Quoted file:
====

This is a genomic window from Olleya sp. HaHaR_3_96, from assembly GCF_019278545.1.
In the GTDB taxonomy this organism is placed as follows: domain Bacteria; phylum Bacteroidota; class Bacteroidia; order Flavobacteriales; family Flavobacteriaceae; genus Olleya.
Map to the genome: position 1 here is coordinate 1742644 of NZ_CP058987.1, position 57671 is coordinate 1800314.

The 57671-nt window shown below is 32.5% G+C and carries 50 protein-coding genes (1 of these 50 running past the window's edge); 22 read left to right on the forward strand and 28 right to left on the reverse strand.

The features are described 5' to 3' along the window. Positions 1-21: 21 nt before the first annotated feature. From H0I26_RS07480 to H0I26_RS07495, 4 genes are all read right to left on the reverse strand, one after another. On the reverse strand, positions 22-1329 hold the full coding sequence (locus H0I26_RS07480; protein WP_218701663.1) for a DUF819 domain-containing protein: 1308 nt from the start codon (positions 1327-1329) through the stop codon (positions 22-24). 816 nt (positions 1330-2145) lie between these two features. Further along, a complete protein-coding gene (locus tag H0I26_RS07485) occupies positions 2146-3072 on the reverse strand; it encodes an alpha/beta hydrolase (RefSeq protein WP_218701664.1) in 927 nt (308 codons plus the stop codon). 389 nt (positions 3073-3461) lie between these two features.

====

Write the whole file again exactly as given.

This is a genomic window from Olleya sp. HaHaR_3_96, from assembly GCF_019278545.1.
In the GTDB taxonomy this organism is placed as follows: domain Bacteria; phylum Bacteroidota; class Bacteroidia; order Flavobacteriales; family Flavobacteriaceae; genus Olleya.
Map to the genome: position 1 here is coordinate 1742644 of NZ_CP058987.1, position 57671 is coordinate 1800314.

The 57671-nt window shown below is 32.5% G+C and carries 50 protein-coding genes (1 of these 50 running past the window's edge); 22 read left to right on the forward strand and 28 right to left on the reverse strand.

The features are described 5' to 3' along the window. Positions 1-21: 21 nt before the first annotated feature. From H0I26_RS07480 to H0I26_RS07495, 4 genes are all read right to left on the reverse strand, one after another. On the reverse strand, positions 22-1329 hold the full coding sequence (locus H0I26_RS07480; protein WP_218701663.1) for a DUF819 domain-containing protein: 1308 nt from the start codon (positions 1327-1329) through the stop codon (positions 22-24). 816 nt (positions 1330-2145) lie between these two features. Further along, a complete protein-coding gene (locus tag H0I26_RS07485) occupies positions 2146-3072 on the reverse strand; it encodes an alpha/beta hydrolase (RefSeq protein WP_218701664.1) in 927 nt (308 codons plus the stop codon). 389 nt (positions 3073-3461) lie between these two features.